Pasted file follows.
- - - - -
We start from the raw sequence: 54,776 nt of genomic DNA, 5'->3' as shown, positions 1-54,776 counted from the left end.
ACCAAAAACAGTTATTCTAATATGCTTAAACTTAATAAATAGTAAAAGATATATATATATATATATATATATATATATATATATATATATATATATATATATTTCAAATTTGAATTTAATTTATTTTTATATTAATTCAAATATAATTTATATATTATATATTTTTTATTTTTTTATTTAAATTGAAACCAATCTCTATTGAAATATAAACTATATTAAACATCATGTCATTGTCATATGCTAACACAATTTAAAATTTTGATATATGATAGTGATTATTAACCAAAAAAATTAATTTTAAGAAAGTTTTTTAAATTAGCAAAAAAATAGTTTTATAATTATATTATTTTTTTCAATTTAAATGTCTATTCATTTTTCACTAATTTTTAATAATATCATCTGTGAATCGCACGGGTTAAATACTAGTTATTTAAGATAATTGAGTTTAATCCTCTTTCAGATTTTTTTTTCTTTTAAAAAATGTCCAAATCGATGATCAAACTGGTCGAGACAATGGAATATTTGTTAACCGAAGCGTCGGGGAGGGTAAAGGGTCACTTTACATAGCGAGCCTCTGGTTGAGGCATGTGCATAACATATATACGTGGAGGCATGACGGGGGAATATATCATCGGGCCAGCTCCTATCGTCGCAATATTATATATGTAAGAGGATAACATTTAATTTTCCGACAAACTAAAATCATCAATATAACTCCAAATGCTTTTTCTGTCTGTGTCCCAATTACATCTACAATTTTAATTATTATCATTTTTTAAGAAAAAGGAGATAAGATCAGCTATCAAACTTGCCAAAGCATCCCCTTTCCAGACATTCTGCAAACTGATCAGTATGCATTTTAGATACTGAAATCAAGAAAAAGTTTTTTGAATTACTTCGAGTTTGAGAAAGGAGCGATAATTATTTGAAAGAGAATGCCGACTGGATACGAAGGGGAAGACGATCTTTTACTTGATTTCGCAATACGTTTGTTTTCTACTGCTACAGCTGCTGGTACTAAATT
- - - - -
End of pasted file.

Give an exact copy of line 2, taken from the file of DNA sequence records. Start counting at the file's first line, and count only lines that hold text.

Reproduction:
ACCAAAAACAGTTATTCTAATATGCTTAAACTTAATAAATAGTAAAAGATATATATATATATATATATATATATATATATATATATATATATATATATATATTTCAAATTTGAATTTAATTTATTTTTATATTAATTCAAATATAATTTATATATTATATATTTTTTATTTTTTTATTTAAATTGAAACCAATCTCTATTGAAATATAAACTATATTAAACATCATGTCATTGTCATATGCTAACACAATTTAAAATTTTGATATATGATAGTGATTATTAACCAAAAAAATTAATTTTAAGAAAGTTTTTTAAATTAGCAAAAAAATAGTTTTATAATTATATTATTTTTTTCAATTTAAATGTCTATTCATTTTTCACTAATTTTTAATAATATCATCTGTGAATCGCACGGGTTAAATACTAGTTATTTAAGATAATTGAGTTTAATCCTCTTTCAGATTTTTTTTTCTTTTAAAAAATGTCCAAATCGATGATCAAACTGGTCGAGACAATGGAATATTTGTTAACCGAAGCGTCGGGGAGGGTAAAGGGTCACTTTACATAGCGAGCCTCTGGTTGAGGCATGTGCATAACATATATACGTGGAGGCATGACGGGGGAATATATCATCGGGCCAGCTCCTATCGTCGCAATATTATATATGTAAGAGGATAACATTTAATTTTCCGACAAACTAAAATCATCAATATAACTCCAAATGCTTTTTCTGTCTGTGTCCCAATTACATCTACAATTTTAATTATTATCATTTTTTAAGAAAAAGGAGATAAGATCAGCTATCAAACTTGCCAAAGCATCCCCTTTCCAGACATTCTGCAAACTGATCAGTATGCATTTTAGATACTGAAATCAAGAAAAAGTTTTTTGAATTACTTCGAGTTTGAGAAAGGAGCGATAATTATTTGAAAGAGAATGCCGACTGGATACGAAGGGGAAGACGATCTTTTACTTGATTTCGCAATACGTTTGTTTTCTACTGCTACAGCTGCTGGTACTAAATT